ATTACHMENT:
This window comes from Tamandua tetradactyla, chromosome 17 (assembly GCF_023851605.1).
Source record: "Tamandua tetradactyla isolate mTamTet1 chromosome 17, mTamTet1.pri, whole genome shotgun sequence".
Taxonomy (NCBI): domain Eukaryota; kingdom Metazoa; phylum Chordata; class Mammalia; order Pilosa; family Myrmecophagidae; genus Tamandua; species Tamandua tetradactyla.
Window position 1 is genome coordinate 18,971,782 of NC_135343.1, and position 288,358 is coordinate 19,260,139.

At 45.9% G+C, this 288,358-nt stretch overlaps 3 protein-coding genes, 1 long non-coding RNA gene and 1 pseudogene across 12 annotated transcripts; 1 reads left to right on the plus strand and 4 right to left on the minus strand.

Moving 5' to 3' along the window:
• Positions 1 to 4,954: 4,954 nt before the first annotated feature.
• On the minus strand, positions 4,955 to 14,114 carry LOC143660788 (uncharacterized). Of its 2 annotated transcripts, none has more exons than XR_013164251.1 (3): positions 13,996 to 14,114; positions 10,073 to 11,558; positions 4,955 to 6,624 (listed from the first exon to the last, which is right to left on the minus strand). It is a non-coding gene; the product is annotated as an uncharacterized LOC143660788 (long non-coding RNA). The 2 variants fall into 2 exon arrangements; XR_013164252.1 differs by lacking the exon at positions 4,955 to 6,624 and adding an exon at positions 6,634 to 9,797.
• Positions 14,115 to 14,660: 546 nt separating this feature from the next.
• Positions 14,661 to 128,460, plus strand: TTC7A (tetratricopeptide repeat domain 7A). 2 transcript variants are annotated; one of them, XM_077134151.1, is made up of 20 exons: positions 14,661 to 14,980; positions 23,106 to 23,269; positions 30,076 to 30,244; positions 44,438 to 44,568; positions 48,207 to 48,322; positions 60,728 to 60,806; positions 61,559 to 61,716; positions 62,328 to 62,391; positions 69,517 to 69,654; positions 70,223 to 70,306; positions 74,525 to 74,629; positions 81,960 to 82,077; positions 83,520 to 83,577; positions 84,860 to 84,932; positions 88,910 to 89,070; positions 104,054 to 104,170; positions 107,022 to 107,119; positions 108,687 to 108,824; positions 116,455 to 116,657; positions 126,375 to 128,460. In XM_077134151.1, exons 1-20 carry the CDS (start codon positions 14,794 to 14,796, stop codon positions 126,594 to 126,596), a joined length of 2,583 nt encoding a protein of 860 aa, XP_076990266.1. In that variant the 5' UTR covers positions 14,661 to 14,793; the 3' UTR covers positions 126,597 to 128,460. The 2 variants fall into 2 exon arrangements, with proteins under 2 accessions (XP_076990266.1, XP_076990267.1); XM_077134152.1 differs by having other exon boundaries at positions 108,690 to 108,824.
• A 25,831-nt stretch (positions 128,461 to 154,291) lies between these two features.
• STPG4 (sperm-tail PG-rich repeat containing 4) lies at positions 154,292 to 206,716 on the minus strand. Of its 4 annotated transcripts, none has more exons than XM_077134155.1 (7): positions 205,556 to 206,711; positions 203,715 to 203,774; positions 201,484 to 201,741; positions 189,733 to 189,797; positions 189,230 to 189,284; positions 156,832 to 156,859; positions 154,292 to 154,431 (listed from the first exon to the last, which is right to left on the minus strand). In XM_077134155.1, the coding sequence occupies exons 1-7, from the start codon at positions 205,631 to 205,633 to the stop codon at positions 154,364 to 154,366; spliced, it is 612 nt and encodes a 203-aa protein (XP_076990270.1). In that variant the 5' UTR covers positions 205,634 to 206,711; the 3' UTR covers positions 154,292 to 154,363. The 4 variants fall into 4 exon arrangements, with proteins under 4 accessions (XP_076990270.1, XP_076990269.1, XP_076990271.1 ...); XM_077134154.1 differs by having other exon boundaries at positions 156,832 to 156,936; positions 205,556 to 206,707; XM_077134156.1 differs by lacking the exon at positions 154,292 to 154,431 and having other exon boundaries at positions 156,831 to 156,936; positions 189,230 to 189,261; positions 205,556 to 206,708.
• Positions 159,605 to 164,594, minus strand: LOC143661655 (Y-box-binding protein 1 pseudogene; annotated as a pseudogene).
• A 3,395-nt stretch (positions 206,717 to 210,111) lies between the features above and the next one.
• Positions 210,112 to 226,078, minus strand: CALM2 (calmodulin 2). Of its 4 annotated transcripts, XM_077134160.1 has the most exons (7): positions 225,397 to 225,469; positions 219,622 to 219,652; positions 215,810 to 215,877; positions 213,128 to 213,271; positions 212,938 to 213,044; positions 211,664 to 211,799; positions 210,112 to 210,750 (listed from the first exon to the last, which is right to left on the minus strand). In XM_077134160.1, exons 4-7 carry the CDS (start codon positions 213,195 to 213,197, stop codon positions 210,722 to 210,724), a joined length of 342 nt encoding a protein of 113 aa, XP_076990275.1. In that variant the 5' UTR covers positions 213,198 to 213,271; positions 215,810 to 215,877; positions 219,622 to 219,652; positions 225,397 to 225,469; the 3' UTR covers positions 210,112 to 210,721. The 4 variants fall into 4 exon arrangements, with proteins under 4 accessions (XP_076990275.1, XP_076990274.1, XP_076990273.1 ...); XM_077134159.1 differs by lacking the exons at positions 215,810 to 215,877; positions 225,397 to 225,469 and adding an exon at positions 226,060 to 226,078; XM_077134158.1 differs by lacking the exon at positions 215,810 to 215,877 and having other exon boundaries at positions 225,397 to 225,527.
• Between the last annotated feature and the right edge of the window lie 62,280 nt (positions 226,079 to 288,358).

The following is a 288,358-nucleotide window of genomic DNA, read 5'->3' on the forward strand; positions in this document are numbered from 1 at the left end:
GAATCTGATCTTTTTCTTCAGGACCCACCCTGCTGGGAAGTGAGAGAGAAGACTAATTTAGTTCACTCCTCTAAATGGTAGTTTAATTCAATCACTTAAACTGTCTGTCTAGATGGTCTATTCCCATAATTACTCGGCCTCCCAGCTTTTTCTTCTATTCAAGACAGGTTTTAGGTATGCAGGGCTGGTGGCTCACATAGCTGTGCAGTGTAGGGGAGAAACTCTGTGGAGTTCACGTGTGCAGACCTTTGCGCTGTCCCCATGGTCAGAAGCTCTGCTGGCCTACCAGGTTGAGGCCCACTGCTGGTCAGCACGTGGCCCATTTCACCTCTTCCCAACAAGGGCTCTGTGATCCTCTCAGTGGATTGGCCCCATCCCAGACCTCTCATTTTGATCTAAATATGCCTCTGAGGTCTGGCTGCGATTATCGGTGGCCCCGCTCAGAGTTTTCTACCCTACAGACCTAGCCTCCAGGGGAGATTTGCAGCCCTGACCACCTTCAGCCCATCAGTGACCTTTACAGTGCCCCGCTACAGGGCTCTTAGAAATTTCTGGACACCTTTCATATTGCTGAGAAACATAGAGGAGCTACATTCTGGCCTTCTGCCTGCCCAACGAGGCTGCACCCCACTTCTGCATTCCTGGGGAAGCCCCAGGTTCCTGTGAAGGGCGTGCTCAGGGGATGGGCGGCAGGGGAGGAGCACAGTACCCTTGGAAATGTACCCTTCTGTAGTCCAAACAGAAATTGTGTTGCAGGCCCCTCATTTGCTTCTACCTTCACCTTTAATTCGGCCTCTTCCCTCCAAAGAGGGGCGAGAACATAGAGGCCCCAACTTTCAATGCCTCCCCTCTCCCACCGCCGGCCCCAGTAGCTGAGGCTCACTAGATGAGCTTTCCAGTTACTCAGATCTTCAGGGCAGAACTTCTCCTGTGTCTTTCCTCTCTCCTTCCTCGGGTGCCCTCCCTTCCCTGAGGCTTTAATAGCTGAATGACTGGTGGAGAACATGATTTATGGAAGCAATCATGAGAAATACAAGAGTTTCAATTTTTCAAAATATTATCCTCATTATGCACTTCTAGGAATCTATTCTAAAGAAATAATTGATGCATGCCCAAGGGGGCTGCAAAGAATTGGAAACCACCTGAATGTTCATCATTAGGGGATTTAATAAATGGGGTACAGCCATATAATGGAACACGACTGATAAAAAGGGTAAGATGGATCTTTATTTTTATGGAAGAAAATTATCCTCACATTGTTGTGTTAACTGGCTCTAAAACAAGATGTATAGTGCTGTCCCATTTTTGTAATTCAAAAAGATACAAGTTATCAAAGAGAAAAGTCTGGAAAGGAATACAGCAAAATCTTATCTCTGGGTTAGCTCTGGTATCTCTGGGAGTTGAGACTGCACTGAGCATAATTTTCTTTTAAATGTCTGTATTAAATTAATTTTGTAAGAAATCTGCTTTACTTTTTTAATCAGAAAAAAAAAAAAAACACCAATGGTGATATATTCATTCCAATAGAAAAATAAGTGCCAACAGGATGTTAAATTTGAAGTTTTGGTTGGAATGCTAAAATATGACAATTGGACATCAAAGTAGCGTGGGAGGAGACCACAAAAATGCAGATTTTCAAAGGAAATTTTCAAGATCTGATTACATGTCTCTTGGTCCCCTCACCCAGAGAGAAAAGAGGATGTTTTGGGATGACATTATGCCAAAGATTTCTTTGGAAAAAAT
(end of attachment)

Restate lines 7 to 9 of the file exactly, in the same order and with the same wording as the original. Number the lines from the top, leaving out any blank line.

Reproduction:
• Positions 1 to 4,954: 4,954 nt before the first annotated feature.
• On the minus strand, positions 4,955 to 14,114 carry LOC143660788 (uncharacterized). Of its 2 annotated transcripts, none has more exons than XR_013164251.1 (3): positions 13,996 to 14,114; positions 10,073 to 11,558; positions 4,955 to 6,624 (listed from the first exon to the last, which is right to left on the minus strand). It is a non-coding gene; the product is annotated as an uncharacterized LOC143660788 (long non-coding RNA). The 2 variants fall into 2 exon arrangements; XR_013164252.1 differs by lacking the exon at positions 4,955 to 6,624 and adding an exon at positions 6,634 to 9,797.
• Positions 14,115 to 14,660: 546 nt separating this feature from the next.